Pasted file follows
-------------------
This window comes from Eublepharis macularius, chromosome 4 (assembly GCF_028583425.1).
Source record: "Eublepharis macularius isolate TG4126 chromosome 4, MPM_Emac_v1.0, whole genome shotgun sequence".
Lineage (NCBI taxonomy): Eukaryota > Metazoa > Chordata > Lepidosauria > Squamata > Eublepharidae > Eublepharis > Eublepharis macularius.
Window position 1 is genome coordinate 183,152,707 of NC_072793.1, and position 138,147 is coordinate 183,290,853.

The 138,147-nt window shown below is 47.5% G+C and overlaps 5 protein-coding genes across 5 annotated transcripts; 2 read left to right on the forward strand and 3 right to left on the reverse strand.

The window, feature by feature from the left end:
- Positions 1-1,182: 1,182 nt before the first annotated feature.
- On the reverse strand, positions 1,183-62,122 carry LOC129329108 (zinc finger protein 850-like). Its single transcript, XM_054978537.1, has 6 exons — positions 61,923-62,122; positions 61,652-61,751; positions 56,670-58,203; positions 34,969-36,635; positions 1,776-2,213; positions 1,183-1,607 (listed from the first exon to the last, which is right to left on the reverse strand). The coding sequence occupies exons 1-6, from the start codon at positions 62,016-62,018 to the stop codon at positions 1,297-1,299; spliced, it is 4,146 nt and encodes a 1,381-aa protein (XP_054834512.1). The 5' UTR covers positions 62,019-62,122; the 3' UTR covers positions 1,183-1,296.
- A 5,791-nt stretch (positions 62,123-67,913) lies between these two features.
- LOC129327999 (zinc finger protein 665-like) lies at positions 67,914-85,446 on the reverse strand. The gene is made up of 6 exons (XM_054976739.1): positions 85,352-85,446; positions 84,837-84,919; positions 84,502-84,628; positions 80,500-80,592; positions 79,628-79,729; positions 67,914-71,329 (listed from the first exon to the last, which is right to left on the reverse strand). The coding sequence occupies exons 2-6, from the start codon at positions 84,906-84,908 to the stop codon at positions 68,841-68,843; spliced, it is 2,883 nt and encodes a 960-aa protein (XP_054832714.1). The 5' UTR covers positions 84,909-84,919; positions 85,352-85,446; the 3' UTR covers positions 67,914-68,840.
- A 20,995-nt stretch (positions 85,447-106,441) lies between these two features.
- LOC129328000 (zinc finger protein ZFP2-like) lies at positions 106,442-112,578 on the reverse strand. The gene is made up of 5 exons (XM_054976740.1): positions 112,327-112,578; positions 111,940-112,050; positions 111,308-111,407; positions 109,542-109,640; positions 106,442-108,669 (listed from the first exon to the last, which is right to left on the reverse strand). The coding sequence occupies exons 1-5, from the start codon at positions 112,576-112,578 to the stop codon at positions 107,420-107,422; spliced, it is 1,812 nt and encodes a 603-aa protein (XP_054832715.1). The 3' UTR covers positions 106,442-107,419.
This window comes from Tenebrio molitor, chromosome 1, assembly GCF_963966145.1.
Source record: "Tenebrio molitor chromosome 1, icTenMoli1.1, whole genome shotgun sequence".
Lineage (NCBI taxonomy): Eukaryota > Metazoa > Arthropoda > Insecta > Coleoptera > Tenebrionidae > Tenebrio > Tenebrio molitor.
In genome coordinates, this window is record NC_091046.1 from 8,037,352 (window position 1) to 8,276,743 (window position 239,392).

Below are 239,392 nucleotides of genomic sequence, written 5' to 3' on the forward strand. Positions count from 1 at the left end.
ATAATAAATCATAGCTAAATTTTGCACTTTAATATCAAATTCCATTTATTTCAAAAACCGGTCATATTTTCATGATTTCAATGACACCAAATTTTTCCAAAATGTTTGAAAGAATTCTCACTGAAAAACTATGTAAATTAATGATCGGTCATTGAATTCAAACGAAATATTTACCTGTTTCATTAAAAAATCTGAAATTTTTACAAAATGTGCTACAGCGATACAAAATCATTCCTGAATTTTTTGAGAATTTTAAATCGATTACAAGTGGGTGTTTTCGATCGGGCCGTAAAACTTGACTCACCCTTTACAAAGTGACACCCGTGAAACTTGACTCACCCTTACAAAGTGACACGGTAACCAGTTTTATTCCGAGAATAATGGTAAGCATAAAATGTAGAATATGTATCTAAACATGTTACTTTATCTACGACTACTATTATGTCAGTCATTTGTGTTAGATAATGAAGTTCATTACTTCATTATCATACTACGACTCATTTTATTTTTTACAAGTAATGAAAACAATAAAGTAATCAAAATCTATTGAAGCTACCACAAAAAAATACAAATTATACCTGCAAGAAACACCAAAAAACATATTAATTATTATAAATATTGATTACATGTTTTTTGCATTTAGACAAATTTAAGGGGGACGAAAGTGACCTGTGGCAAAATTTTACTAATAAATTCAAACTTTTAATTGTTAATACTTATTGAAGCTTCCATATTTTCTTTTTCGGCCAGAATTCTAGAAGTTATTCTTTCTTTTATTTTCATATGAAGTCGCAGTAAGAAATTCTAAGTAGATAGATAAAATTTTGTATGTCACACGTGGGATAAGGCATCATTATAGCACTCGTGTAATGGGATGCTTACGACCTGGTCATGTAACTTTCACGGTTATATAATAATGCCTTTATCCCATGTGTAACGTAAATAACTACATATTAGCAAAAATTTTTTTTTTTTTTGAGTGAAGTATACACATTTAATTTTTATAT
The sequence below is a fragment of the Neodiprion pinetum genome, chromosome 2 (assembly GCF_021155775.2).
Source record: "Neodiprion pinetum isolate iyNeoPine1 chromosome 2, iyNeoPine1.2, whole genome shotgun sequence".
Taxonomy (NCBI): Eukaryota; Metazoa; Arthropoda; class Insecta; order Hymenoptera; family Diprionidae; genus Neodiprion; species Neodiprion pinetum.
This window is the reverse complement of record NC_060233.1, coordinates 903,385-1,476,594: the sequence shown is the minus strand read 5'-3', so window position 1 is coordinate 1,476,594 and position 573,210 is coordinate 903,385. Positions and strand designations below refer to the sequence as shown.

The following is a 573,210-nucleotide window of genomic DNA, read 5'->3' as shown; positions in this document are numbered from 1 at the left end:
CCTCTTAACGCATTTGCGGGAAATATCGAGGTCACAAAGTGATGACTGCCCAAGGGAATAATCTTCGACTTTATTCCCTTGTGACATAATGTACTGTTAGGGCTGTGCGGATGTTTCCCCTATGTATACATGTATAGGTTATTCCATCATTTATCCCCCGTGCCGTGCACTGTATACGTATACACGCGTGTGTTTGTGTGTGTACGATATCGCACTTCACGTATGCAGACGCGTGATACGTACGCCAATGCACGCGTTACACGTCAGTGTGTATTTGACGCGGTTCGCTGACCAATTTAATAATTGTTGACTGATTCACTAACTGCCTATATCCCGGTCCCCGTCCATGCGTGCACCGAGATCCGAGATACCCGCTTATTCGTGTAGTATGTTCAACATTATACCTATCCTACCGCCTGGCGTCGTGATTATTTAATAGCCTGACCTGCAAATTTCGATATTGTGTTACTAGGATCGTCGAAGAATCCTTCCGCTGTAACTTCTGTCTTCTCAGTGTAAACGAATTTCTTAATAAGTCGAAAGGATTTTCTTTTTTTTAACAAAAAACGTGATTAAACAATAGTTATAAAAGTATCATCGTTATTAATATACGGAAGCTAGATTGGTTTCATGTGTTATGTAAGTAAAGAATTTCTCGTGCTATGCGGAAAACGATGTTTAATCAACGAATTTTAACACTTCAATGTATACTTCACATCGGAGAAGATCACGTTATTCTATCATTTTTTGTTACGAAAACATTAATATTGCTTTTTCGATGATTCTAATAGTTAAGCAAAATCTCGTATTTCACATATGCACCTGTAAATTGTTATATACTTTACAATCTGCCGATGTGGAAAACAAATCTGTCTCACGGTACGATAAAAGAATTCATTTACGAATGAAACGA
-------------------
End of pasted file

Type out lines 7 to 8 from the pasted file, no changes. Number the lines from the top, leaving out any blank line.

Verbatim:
- Positions 1-1,182: 1,182 nt before the first annotated feature.
- On the reverse strand, positions 1,183-62,122 carry LOC129329108 (zinc finger protein 850-like). Its single transcript, XM_054978537.1, has 6 exons — positions 61,923-62,122; positions 61,652-61,751; positions 56,670-58,203; positions 34,969-36,635; positions 1,776-2,213; positions 1,183-1,607 (listed from the first exon to the last, which is right to left on the reverse strand). The coding sequence occupies exons 1-6, from the start codon at positions 62,016-62,018 to the stop codon at positions 1,297-1,299; spliced, it is 4,146 nt and encodes a 1,381-aa protein (XP_054834512.1). The 5' UTR covers positions 62,019-62,122; the 3' UTR covers positions 1,183-1,296.